When lawyers have the tools to become active operators of their own nervous systems, they find that they get triggered less often, and when they do get triggered, they more easily and quickly return to their “window of tolerance.” This means more time actually practicing law and less time ruminating about the mistakes we think we made or will make. Attorneys that are regulated and working inside their “window of tolerance” have better control of their thoughts and emotions; they then show up with clients, in court, and during interactions with colleagues and opposing counsel in a regulated state.

Every time I present a new course I’m curious to hear participants’ feedback. I want to understand what is most meaningful about the course and which aspects of the theory are most helpful. In particular: What is the impact of the course both on the participants’ ability to more effectively practice law and their sense of resilience in their lives in general? The feedback and the course evaluations from this series brought to light several themes, four of which I’ll share below (participants’ comments shared with permission).

Theme #1: Somatic Tools are Effective for Understanding How to Return to Regulation if Dysregulated when Practicing Law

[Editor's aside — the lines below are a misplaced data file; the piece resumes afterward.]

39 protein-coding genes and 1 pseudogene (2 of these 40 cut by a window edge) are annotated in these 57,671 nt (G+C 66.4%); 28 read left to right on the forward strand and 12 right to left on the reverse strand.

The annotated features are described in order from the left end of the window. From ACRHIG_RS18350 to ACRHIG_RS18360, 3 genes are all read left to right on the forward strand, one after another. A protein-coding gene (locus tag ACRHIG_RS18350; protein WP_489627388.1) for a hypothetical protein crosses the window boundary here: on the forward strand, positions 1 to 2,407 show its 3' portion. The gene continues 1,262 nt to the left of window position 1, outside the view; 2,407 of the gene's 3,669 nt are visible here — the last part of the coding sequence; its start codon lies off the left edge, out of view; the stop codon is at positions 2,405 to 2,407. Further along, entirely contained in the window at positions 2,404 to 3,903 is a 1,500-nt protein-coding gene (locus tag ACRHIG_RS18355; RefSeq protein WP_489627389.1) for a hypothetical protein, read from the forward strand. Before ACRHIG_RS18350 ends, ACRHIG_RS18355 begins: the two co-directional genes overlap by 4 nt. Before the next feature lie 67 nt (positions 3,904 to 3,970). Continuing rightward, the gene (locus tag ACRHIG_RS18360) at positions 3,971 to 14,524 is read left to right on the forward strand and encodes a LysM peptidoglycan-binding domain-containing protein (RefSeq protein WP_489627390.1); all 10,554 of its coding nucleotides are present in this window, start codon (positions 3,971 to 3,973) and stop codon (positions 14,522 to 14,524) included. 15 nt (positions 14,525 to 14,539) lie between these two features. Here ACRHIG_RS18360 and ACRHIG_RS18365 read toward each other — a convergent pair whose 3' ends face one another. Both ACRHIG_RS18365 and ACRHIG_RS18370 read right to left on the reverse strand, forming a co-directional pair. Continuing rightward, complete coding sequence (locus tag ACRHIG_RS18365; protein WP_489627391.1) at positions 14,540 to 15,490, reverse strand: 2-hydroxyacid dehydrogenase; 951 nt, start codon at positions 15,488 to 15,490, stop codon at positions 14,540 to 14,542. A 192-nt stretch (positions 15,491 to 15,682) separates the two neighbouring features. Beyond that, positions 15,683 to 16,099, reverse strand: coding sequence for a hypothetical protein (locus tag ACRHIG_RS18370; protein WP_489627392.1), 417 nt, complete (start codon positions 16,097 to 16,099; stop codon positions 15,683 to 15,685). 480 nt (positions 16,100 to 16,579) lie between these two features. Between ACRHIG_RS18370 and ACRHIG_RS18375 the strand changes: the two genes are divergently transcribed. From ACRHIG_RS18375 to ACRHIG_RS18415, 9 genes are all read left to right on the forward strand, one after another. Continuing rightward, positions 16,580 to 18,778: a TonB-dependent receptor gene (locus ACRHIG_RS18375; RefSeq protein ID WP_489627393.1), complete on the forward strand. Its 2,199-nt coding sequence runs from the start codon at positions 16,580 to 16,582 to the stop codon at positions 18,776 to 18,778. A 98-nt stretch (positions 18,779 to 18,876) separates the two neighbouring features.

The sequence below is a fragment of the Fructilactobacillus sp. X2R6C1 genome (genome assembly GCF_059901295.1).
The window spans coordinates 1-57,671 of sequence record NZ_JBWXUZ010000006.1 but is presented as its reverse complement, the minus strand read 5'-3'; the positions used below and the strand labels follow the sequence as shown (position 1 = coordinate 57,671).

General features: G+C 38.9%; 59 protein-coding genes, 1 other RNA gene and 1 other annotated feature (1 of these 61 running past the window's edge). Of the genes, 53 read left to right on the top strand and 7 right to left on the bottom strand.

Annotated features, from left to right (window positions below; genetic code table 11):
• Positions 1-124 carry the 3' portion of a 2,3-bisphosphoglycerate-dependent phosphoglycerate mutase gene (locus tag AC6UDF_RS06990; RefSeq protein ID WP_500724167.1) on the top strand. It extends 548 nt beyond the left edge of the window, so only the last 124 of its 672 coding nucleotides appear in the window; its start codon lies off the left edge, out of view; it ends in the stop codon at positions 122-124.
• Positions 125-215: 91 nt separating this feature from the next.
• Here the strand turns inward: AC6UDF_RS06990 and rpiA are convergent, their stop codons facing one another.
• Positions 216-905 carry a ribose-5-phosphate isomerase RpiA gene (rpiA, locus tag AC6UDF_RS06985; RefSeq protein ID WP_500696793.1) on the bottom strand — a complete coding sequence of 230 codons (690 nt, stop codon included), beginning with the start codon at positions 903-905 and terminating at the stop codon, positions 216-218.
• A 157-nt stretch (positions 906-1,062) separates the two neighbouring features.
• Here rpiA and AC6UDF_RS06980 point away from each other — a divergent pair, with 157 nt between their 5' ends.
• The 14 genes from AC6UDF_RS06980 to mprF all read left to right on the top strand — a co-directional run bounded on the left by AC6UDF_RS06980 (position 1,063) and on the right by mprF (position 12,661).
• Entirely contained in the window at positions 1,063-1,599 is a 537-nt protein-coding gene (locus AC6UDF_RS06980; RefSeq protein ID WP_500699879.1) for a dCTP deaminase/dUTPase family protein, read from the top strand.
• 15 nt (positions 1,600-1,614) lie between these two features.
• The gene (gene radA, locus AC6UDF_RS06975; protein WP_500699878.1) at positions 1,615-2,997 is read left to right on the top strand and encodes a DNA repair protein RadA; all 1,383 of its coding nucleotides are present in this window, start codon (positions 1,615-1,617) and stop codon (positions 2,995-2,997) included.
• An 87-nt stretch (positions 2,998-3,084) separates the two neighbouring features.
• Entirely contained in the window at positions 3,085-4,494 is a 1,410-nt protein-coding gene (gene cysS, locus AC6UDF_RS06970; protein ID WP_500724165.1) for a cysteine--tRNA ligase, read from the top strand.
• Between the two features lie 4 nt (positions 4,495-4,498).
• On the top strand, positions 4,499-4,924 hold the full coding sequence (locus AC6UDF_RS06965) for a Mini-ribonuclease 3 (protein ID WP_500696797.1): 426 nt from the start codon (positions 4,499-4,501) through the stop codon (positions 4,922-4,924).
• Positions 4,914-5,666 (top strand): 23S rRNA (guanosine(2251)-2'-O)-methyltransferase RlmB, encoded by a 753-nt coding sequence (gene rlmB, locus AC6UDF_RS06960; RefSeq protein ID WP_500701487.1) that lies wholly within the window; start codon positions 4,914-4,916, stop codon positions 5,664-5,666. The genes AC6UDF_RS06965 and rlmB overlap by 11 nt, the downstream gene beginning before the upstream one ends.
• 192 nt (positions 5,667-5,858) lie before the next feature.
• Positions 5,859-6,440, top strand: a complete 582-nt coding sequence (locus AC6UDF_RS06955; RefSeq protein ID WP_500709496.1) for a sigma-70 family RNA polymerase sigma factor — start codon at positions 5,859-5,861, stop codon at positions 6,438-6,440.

As described above, the course centered around the use of somatic tools for “self-regulation” (i.e., how to actively return your dysregulated nervous system back to a state of regulation). Many participants, including David Irvine, owner-partner of Irvine Law Firm PLLC, shared how beneficial somatic tools are for client-facing work. “I have seen in real time that my self-regulation had a positive effect on clients, opposing counsel, and family members. When in a regulated state, I experience increased clarity and creativity. Indeed, I am a better person for knowing the lessons learned in this course.” David’s law partner and wife, Stephanie Irvine, remarked, “Attorneys need all of the tools they can get to not only deal with their own stress, but also to understand and address what their clients are going through.” Attorney Matt Lee expressed, “Attorneys don’t have to be at the mercy of high stress and nervous system dysregulation. There are somatic awareness tools available and accessible for improved mental and emotional states, physical health, and greater overall well-being.” One of the most satisfying things about teaching the CLE courses for the BCB is that the six-week program allows the participants to learn a variety of tools and practice them over time, providing the opportunity to “stack” the tools during the workday—applying different tools to different situations. Having time to put tools from their toolbox into action and then ask questions and share ideas the following week builds competence and confidence around self-regulation.